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Kennedy Burke’s drive to be great is finally an asset for the UCLA women’s basketball team

2018-2019 UCLA Women’s Basketball
UCLA senior guard Kennedy Burke lays the ball up against Indiana at Pauley Pavilion on Dec. 2, 2018.
(Don Liebig/UCLA)

UCLA senior guard Kennedy Burke couldn’t help it — the word just popped out, twice. “Sorry,” she said after realizing her bounce pass to freshman guard Kayla Owens landed a little behind her, putting Owens off balance as she attempted a layup at a November practice.

“Tell her sorry after the play,” coach Cori Close said.

Last season, Burke was the Bruins’ third-leading scorer behind Jordin Canada and Monique Billings. This season, with Canada and Billings in the WNBA, it was up to Burke to lead the team. She had the talent to fill the role, Close said, but faced a mental obstacle — keeping her perfectionism from impeding her performance.

“There’s a part of it that’s really a strong part about her; she’s got a really strong will … she really wants to be great, she really wants to do something for her teammates,” Close said. “But if you’re afraid to disappoint and you are paralyzed by mistakes … it becomes a weakness.”

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This season, she has overcome that obstacle and many more, posting career highs in points (14.2), rebounds (5.8) and assists (2.8) per game for the Bruins, who play USC on Sunday at Pauley Pavilion.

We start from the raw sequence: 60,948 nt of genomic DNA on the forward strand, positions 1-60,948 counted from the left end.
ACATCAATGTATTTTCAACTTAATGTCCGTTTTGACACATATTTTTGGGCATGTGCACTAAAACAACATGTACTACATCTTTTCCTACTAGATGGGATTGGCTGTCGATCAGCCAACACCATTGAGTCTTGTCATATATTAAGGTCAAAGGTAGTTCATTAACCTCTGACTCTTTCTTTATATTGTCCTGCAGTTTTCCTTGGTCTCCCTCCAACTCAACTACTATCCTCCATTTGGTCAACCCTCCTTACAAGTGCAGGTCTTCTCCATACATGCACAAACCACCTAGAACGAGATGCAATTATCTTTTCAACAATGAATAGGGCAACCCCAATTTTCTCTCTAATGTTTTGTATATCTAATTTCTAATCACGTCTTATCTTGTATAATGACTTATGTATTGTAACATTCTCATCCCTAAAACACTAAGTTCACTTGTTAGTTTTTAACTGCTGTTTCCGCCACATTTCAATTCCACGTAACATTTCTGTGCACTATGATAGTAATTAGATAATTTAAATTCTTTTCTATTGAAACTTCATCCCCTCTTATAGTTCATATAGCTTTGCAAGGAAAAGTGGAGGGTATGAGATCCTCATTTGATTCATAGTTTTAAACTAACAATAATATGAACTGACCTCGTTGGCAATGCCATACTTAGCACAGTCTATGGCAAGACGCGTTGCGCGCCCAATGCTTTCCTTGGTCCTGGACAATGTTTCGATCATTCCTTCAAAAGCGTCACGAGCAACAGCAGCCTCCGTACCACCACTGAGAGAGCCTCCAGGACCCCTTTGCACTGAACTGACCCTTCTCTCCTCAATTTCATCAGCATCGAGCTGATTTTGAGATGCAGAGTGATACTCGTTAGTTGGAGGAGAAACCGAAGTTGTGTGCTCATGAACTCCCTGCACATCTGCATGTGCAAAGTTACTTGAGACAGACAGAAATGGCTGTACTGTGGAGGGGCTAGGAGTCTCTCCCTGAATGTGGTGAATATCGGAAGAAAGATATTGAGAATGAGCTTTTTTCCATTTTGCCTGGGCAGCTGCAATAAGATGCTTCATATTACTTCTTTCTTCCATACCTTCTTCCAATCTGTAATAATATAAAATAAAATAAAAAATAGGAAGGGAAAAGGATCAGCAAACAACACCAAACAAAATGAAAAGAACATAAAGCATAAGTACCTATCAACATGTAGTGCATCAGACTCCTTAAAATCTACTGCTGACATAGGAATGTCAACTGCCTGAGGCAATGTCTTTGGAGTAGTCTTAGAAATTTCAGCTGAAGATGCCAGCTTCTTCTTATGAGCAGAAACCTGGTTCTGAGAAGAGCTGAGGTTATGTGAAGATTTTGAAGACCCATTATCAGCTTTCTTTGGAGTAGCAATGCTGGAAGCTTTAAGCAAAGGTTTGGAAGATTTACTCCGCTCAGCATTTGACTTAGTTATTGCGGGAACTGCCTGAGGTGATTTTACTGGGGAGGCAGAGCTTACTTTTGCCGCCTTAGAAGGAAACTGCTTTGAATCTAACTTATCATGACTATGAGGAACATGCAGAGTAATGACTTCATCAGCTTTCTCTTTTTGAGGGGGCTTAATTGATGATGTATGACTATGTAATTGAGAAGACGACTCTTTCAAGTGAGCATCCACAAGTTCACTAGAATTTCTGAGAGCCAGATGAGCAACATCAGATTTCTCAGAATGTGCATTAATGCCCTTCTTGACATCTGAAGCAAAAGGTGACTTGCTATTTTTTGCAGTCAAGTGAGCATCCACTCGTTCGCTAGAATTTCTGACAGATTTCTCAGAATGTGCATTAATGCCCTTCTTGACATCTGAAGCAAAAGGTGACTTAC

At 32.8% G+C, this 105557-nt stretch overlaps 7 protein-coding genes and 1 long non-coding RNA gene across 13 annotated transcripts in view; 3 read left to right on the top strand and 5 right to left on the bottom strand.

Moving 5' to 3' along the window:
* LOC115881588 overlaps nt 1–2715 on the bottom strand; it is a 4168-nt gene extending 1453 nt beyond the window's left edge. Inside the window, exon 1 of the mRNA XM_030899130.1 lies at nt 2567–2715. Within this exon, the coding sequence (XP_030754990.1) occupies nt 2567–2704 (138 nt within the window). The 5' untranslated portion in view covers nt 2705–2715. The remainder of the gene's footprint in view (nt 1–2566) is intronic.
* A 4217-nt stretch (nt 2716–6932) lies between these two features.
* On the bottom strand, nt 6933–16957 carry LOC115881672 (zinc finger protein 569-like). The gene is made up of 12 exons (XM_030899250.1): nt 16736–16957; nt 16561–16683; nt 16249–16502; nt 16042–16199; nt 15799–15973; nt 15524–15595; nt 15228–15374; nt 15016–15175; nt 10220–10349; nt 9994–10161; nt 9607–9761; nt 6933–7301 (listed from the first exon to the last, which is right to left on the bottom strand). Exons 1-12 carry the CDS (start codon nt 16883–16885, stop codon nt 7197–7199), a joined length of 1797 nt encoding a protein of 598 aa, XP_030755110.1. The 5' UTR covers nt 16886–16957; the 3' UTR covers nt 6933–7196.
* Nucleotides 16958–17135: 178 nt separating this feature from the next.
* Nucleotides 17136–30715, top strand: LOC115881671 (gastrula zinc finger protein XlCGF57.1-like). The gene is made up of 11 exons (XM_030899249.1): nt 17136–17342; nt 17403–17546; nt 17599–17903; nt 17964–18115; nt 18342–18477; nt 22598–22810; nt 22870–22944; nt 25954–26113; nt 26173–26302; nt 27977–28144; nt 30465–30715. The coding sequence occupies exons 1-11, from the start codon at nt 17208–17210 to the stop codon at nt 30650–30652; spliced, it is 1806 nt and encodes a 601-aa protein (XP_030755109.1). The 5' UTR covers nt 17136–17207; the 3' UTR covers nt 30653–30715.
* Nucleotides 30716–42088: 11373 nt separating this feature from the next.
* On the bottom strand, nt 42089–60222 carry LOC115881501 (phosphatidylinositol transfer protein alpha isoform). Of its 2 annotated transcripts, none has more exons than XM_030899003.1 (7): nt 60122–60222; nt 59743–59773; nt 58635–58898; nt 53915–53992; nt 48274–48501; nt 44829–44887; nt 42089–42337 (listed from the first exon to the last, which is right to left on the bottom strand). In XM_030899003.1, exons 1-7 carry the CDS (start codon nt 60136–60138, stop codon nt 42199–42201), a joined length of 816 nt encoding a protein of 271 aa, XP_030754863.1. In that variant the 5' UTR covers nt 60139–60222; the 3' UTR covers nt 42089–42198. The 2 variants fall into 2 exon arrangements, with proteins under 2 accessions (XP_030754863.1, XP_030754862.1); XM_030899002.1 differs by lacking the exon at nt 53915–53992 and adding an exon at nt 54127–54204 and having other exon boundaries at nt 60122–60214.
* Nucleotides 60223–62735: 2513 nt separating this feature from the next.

Last month, Burke became the fourth player in UCLA history with more than 1,000 points, 500 rebounds and 100 blocks.

“Her potential is endless,” Close said. “And I honestly think she’s just now starting to scratch the surface of how good she’s gonna be.”

Burke’s 6-foot-1 frame, precise shooting and aggressive defense allow her to play almost any position on the court.

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Close calls her “a stat-stuffing fool” for her talent, which has drawn attention since high school, when Burke led Chatsworth Sierra Canyon High to win three straight Southern Section championships, earning Southern Section player-of-the-year honors in 2013. As a rising senior, she won a gold medal playing for USA Basketball’s Women’s Under-17 World Championship team in the Czech Republic.

“I thought she was one of the most talented players I had really ever seen,” said Alicia Komaki, Burke’s high school coach.

When Burke cried in Close’s office watching a video of players giving out shoes and socks at a local school, Close knew she belonged at UCLA. Burke was drawn to the school for its environment and coaching staff, and its proximity to her Northridge home.

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At first, Burke frequently slipped home when the team had a day off, or grabbed dinner with her mom during the week. Close said she retreated to her family every chance she had as a freshman.

Struggling to perform under pressure, Burke ruminated about her mistakes instead of creating plays, fearing she would disappoint her team and her family. During film sessions with Close, Burke sometimes closed her eyes, dreading the sight of her errors on the screen.

“I think ever since I started playing basketball,” Burke said, “I’ve always been kind of hard on myself.”